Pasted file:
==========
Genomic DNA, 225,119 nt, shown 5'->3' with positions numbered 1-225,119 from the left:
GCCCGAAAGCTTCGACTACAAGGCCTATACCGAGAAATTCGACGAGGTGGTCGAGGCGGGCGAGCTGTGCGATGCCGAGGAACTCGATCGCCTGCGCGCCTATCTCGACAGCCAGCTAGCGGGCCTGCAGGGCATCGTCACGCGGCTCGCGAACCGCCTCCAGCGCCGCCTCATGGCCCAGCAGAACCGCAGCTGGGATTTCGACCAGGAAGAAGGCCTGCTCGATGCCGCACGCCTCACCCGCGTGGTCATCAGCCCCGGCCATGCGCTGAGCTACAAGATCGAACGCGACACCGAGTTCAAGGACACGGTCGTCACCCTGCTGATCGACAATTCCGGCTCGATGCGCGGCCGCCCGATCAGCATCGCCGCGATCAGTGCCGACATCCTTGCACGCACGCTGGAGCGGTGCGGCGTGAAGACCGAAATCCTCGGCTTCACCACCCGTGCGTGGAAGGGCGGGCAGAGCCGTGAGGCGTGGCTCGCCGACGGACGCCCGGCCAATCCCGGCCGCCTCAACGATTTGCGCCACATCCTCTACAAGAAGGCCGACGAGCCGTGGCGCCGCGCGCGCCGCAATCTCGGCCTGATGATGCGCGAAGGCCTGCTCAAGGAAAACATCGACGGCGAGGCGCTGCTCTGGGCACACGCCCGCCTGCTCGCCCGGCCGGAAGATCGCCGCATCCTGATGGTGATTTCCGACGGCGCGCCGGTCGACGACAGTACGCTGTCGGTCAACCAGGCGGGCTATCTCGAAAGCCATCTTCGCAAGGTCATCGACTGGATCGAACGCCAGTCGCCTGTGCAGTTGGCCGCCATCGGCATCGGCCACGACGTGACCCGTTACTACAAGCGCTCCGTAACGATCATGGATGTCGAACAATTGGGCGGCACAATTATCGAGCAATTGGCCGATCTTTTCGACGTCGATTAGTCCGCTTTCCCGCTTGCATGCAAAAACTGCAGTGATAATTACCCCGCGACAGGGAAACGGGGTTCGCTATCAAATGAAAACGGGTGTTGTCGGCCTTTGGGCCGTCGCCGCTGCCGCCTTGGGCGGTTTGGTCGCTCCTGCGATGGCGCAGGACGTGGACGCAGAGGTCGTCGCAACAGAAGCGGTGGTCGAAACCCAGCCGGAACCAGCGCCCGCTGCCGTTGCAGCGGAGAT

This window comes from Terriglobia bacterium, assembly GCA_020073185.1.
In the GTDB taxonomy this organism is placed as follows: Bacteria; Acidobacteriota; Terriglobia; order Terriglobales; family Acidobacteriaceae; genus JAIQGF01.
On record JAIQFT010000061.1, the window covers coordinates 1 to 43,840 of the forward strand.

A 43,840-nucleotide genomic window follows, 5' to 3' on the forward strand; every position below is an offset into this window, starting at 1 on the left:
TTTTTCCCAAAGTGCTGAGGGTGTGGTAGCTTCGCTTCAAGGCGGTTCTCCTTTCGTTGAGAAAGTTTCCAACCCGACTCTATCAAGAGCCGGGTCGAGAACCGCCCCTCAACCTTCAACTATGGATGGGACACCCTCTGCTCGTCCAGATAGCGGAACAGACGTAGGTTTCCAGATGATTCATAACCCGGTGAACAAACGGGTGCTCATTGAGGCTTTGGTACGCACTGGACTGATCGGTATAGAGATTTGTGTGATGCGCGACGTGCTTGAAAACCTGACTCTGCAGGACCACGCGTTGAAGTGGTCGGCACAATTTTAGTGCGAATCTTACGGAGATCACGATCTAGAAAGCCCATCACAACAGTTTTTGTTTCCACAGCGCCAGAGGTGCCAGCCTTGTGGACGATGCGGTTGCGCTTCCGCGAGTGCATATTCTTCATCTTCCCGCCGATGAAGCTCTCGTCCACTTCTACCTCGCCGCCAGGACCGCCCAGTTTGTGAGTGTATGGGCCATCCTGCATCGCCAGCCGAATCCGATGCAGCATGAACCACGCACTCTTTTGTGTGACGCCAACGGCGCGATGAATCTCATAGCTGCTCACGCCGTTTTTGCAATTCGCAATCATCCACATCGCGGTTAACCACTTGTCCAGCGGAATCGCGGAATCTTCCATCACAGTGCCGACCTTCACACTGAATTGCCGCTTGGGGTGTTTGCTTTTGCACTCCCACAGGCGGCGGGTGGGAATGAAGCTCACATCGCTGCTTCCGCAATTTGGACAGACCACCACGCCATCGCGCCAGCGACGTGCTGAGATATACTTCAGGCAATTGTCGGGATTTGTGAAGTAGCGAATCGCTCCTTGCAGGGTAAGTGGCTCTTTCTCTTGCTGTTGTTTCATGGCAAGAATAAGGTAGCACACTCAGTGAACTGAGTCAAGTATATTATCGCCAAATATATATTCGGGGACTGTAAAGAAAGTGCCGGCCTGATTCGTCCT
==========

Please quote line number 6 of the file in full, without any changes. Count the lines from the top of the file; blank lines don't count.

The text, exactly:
A 43,840-nucleotide genomic window follows, 5' to 3' on the forward strand; every position below is an offset into this window, starting at 1 on the left: